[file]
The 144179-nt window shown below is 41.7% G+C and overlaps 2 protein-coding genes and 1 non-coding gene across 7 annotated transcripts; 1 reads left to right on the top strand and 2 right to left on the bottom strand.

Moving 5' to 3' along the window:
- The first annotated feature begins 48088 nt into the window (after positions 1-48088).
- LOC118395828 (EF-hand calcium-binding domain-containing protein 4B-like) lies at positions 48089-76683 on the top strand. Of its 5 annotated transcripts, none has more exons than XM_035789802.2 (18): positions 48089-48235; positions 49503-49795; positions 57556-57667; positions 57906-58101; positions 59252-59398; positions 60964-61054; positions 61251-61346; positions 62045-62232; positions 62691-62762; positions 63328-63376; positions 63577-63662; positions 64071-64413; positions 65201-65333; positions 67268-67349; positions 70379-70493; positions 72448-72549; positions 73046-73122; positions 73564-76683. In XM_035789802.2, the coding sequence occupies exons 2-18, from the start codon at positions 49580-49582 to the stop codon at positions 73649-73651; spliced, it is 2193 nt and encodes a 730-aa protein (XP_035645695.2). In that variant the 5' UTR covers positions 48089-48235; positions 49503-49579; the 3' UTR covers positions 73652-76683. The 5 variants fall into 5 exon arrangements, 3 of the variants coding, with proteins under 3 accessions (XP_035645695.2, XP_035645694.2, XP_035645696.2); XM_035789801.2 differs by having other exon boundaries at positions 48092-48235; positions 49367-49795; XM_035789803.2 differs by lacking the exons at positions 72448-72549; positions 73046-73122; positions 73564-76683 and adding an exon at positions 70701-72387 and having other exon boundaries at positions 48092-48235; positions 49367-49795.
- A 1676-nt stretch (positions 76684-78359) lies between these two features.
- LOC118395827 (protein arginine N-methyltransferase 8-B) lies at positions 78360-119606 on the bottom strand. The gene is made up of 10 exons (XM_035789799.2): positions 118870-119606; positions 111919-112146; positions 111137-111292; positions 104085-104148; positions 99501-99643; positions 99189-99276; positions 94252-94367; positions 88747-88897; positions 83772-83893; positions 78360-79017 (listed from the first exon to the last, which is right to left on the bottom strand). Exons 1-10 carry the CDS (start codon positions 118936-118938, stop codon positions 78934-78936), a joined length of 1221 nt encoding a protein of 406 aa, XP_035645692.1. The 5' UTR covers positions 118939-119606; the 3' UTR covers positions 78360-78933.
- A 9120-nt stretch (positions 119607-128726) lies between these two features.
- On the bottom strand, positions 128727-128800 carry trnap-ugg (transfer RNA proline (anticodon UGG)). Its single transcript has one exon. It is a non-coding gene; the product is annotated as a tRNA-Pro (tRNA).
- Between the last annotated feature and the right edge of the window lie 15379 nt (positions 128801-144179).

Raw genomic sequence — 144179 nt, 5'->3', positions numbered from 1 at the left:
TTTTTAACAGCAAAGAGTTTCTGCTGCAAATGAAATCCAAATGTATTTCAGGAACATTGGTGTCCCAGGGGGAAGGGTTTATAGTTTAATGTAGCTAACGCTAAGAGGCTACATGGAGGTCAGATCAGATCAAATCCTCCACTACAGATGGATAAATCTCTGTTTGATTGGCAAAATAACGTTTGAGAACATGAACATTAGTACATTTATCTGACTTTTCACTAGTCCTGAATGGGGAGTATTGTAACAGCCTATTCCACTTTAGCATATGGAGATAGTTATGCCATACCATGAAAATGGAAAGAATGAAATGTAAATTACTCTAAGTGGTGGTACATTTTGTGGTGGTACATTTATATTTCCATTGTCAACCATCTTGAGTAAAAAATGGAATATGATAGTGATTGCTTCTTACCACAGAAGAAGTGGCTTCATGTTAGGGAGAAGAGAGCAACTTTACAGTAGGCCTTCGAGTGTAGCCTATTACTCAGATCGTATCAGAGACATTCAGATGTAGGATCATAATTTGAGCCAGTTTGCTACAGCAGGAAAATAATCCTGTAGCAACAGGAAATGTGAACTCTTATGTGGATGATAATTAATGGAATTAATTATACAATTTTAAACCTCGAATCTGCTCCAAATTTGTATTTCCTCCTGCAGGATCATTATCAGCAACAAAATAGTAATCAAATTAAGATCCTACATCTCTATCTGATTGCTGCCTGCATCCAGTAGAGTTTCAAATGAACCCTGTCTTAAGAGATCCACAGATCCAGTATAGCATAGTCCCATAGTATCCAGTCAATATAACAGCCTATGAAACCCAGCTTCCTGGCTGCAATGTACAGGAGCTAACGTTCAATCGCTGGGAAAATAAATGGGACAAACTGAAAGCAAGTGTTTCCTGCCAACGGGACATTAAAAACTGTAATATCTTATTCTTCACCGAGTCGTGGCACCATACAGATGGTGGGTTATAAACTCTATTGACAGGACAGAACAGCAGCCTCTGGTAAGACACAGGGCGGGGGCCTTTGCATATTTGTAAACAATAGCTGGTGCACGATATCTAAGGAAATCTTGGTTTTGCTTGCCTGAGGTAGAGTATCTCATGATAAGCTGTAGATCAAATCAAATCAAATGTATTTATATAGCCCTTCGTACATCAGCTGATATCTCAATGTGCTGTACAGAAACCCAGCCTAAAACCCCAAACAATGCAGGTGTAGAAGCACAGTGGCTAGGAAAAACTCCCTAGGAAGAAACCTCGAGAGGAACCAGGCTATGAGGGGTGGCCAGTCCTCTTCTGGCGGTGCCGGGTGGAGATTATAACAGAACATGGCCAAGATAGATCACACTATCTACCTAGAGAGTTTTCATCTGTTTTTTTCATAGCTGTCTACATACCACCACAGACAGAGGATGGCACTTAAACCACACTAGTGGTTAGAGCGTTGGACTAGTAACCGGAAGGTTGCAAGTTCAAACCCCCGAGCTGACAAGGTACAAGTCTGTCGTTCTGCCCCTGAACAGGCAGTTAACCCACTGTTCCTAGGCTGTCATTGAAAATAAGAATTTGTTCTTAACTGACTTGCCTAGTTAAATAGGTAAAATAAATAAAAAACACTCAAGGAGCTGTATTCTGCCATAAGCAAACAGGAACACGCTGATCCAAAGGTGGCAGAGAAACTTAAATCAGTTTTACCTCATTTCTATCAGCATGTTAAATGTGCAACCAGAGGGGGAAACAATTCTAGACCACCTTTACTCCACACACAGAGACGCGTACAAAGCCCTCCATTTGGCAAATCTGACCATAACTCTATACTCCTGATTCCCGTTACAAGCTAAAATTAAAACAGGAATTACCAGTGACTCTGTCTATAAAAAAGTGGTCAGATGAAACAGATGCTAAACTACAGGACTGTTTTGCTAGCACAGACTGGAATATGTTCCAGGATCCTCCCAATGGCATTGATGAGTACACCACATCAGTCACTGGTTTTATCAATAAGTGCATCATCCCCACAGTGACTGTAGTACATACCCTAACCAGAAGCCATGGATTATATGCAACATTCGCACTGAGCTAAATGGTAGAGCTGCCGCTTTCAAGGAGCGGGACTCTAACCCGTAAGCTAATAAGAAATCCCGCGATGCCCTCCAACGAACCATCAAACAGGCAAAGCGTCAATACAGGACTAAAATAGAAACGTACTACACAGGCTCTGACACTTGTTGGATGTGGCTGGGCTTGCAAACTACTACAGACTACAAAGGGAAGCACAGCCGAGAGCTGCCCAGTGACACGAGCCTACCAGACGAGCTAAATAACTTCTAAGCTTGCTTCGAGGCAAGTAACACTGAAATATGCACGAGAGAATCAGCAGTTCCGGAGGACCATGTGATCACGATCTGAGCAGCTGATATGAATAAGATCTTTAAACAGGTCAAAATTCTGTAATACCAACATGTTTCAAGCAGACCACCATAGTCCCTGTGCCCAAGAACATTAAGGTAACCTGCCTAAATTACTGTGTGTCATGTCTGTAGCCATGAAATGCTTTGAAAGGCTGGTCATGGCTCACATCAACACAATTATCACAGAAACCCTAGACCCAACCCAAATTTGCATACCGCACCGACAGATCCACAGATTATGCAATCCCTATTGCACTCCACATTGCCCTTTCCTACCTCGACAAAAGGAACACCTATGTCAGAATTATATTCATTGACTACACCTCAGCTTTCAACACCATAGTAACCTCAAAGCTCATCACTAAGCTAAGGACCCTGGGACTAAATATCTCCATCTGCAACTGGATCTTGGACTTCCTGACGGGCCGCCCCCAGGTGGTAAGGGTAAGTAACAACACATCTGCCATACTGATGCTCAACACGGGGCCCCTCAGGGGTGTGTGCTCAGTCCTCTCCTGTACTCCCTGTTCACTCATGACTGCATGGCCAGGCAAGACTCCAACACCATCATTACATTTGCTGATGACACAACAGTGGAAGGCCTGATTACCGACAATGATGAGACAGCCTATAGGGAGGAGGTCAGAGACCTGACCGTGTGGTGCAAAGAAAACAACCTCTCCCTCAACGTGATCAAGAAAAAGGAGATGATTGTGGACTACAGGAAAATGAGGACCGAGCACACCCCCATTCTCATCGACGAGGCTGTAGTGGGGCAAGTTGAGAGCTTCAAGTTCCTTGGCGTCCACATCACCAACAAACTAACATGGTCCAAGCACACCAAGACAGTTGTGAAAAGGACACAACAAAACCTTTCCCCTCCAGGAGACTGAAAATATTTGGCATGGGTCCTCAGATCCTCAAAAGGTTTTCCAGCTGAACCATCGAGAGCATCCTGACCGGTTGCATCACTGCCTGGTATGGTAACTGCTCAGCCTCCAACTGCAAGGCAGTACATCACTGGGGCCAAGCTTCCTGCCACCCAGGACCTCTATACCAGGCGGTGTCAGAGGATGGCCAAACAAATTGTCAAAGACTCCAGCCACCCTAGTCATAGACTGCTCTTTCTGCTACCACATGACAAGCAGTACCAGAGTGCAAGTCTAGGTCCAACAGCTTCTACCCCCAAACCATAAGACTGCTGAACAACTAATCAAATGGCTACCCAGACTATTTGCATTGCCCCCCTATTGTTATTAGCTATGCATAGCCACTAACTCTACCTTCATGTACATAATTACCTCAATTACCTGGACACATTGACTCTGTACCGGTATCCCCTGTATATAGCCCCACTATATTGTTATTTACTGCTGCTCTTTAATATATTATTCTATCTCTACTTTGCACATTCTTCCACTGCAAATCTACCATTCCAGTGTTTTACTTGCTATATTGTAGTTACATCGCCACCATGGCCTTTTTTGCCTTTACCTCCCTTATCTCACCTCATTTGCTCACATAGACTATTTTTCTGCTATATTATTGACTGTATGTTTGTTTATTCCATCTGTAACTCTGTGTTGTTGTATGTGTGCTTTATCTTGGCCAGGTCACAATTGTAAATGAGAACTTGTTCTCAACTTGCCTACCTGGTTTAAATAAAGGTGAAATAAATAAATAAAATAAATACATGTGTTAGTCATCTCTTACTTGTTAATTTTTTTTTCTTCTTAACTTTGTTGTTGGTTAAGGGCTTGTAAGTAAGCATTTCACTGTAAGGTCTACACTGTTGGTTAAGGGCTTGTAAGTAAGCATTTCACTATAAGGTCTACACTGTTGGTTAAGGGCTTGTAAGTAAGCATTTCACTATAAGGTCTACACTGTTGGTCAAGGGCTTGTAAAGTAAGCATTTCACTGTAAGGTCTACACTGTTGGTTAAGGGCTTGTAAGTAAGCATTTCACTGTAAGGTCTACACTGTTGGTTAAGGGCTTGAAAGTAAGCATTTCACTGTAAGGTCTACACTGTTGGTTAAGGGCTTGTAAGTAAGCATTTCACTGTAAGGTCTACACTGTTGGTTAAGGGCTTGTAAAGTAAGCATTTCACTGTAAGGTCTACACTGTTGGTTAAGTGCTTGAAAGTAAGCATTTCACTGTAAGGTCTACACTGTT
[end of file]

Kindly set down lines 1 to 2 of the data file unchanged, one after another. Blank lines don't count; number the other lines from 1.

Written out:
The 144179-nt window shown below is 41.7% G+C and overlaps 2 protein-coding genes and 1 non-coding gene across 7 annotated transcripts; 1 reads left to right on the top strand and 2 right to left on the bottom strand.

Moving 5' to 3' along the window: